• Breaking News: President Erdogan deposed in coup!

    16/Jul/2016 // 1686 Viewers

     

    Turkish president Tayyip Erdoğan is reportedly seeking asylum in Europe, as a military coup continues in Turkey, U.S. military sources tell NBC News. 

    Erdoğan's presidential jet was allegedly denied landing rights at Istanbul's airport, before heading out of the country. He was then denied asylum in Germany, according to NBC, before heading to London.

    Addressing Turkey via Facetime, Erdoğan asserted declared, “I am president,” and vowed to crush the opposition forces. He also said "This country can't be managed from Pennsylvania," directly linking the coup attempt to U.S.-based exiled imam Fethullah Gülen.


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  • Breaking: 190 reportedly killed as Turkish coup fails

    16/Jul/2016 // 1115 Viewers

     

    ANKARA, Turkey (AP) — Forces loyal to Turkey's president quashed a coup attempt in a night of explosions, air battles and gunfire that left at least 161 people dead and 1,440 wounded Saturday. Authorities arrested thousands as President Recep Tayyip Erdogan vowed that those responsible "will pay a heavy price for their treason."

    The chaos came amid a period of political turmoil in Turkey — a NATO member and key Western ally in the fight against the Islamic State group — that critics blame on Erdogan's increasingly authoritarian rule. Staying in power by switching from being prime minister to president, Erdogan has shaken up the government, cracked down on dissidents, restricted the news media and renewed fighting with Kurdish rebels.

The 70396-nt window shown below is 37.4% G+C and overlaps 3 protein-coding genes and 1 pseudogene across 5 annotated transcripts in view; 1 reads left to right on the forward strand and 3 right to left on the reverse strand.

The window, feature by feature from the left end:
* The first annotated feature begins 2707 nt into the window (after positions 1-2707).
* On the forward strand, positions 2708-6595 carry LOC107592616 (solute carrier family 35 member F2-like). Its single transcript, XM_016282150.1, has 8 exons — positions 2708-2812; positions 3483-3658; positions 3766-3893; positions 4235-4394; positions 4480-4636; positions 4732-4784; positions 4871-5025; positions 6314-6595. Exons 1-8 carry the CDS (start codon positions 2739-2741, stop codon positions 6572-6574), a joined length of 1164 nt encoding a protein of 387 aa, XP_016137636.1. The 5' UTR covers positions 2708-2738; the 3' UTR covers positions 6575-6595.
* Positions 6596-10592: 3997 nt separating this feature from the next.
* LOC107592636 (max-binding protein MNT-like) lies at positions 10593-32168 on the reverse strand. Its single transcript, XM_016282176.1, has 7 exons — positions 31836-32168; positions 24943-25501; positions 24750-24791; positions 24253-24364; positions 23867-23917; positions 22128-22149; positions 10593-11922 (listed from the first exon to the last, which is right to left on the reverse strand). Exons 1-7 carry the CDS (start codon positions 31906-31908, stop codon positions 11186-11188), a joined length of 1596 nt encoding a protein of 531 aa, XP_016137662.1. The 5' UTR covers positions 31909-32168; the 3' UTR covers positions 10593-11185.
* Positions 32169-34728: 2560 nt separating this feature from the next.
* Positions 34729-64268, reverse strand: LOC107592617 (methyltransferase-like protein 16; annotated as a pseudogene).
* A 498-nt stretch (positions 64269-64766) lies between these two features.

The government has also come under pressure from the millions of refugees in Turkey who have fled violence in neighboring Syria and Iraq, and a series of bloody attacks in Turkey blamed on the Islamic State group and Kurdish rebels.

    Erdogan was on a seaside vacation when tanks rolled into the streets of Ankara and Istanbul. He flew home early Saturday and declared the coup to have failed.

    "They have pointed the people's guns against the people. The president, whom 52 percent of the people brought to power, is in charge. This government brought to power by the people is in charge," Erdogan told large crowds after landing at Istanbul's Ataturk Airport.

    The uprising appears not to have been backed by the most senior ranks of the military, and Turkey's main opposition parties quickly condemned the attempted overthrow of the government. Gen. Umit Dundar said the plotters were mainly officers from the Air Force, the military police and the armored units.

    Prime Minister Binali Yildirim said 161 people were killed and 1,440 wounded in the violence, and 2,839 plotters were detained. A source at the office of the presidency, speaking on condition of anonymity in line with government rules, said the toll of 161 "excludes assailants" — which could mean the death toll is much higher.

    Yildirim described the night as "a black mark on Turkish democracy" and said the perpetrators "will receive every punishment they deserve."

    Turkey's NATO allies lined up to condemn the coup. President Barack Obama urged all sides to support Turkey's democratically elected government. NATO Secretary-General Jens Stoltenberg said he spoke to Turkish Foreign Minister Mevlut Cavusoglu and called for the Turkish people to respect democracy.